Liu Xiabo’s widow Liu Xia makes first appearance since funeral
The widow of Chinese activist and Nobel laureate Liu Xiabo has appeared in an online video – her first appearance since her husband’s death.
Liu Xia, who has been under house arrest for several years, had not been seen since the funeral.
In the short video, she said she needed more time to mourn. Friends say they have not been able to reach her.
She has been under guard since 2010, but has never been charged with a crime.
Seen in the video holding a cigarette and sitting in a living-room style area, Liu Xia tells the camera that she is recovering from her husband’s death and will “readjust” in time.
It is not clear who made the recording or where it was set, leading to speculation that it may have been made under duress.
“It is certain that she was forced by the authorities to make this video,” a friend told AFP news agency.
“How can anyone who does not even enjoy freedom express her will freely?”
Chinese officials say that Liu Xia is a free Chinese citizen and is simply grieving in private.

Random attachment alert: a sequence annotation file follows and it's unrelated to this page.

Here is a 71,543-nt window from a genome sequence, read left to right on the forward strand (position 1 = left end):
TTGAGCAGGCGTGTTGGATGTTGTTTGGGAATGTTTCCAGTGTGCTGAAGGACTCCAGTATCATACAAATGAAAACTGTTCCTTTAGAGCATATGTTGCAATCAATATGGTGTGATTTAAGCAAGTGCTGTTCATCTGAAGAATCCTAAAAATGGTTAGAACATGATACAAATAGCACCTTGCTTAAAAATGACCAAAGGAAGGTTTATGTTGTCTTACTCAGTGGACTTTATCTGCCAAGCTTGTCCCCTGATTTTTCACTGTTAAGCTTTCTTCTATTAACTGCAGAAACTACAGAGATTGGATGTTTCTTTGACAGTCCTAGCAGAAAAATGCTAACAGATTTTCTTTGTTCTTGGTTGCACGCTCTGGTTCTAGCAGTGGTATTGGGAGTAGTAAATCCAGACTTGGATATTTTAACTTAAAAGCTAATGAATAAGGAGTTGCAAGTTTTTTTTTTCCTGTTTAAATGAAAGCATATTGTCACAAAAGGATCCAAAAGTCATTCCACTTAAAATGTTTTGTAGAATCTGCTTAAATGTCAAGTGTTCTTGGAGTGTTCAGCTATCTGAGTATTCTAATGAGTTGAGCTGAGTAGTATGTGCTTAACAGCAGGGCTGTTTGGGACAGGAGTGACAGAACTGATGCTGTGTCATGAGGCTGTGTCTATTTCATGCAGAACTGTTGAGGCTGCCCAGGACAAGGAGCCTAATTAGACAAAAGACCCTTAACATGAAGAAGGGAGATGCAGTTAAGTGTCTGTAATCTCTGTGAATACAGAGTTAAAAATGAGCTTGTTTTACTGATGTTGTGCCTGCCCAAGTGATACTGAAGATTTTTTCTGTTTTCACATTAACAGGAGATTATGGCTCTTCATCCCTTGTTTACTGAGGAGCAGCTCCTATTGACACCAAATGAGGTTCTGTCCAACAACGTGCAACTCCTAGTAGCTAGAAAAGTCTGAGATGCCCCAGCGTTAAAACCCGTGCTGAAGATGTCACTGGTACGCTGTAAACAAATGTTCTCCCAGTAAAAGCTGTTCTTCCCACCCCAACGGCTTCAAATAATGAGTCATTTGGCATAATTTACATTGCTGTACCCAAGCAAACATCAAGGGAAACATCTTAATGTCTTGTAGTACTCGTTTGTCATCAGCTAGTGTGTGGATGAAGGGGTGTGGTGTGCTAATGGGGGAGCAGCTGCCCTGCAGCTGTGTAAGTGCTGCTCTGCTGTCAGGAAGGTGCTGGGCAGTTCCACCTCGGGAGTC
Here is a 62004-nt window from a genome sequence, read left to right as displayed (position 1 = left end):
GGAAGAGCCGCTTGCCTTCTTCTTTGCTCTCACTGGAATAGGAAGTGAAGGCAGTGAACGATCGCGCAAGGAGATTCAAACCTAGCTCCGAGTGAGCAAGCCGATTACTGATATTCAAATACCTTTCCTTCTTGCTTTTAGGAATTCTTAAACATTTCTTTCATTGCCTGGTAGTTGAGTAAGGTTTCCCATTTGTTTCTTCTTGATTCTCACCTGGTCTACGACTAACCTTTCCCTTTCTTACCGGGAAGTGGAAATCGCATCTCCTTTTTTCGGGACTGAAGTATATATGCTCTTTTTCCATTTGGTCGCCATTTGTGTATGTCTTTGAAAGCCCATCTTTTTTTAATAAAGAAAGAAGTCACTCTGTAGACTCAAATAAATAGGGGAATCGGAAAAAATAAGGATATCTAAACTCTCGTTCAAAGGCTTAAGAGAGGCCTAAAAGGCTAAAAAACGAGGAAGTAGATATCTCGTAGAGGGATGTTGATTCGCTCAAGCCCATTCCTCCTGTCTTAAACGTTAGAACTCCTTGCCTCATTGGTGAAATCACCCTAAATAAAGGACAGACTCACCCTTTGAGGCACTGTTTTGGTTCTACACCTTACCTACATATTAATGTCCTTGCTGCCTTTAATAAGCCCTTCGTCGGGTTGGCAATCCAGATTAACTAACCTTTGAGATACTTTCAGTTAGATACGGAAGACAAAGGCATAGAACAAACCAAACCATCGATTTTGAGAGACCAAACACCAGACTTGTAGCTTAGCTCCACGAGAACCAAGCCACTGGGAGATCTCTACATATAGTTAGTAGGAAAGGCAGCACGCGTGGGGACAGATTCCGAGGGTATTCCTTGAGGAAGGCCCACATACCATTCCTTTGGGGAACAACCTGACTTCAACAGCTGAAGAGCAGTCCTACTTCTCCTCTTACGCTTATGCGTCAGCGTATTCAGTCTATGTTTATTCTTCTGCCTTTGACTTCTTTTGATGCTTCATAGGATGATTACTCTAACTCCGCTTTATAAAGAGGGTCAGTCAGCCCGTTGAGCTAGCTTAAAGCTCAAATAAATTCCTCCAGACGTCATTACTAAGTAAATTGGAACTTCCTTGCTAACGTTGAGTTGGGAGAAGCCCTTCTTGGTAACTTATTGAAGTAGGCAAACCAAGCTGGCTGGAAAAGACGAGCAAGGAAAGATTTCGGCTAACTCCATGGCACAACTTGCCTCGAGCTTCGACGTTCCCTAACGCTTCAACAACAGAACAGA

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But after the funeral, a lawyer who had worked for Mr Liu said Liu Xia was being held “incommunicado” and needed to be rescued.
A week before the video’s release, Amnesty International renewed its call for her freedom.
Liu Xia is said to be suffering from depression after spending years under heavy surveillance.
Her late husband, Liu Xiabo, was one of China’s foremost pro-democracy campaigners and a fierce critic of the state, seen by authorities as a dissident.
He was awarded the Nobel peace prize in 2010, while imprisoned, with the Nobel committee declaring him “the foremost symbol of [a] wide-ranging struggle for human rights in China.”
He married Liu Xia, a poet from a privileged background, in 1996, but their marriage was frequently interrupted by his repeated incarceration.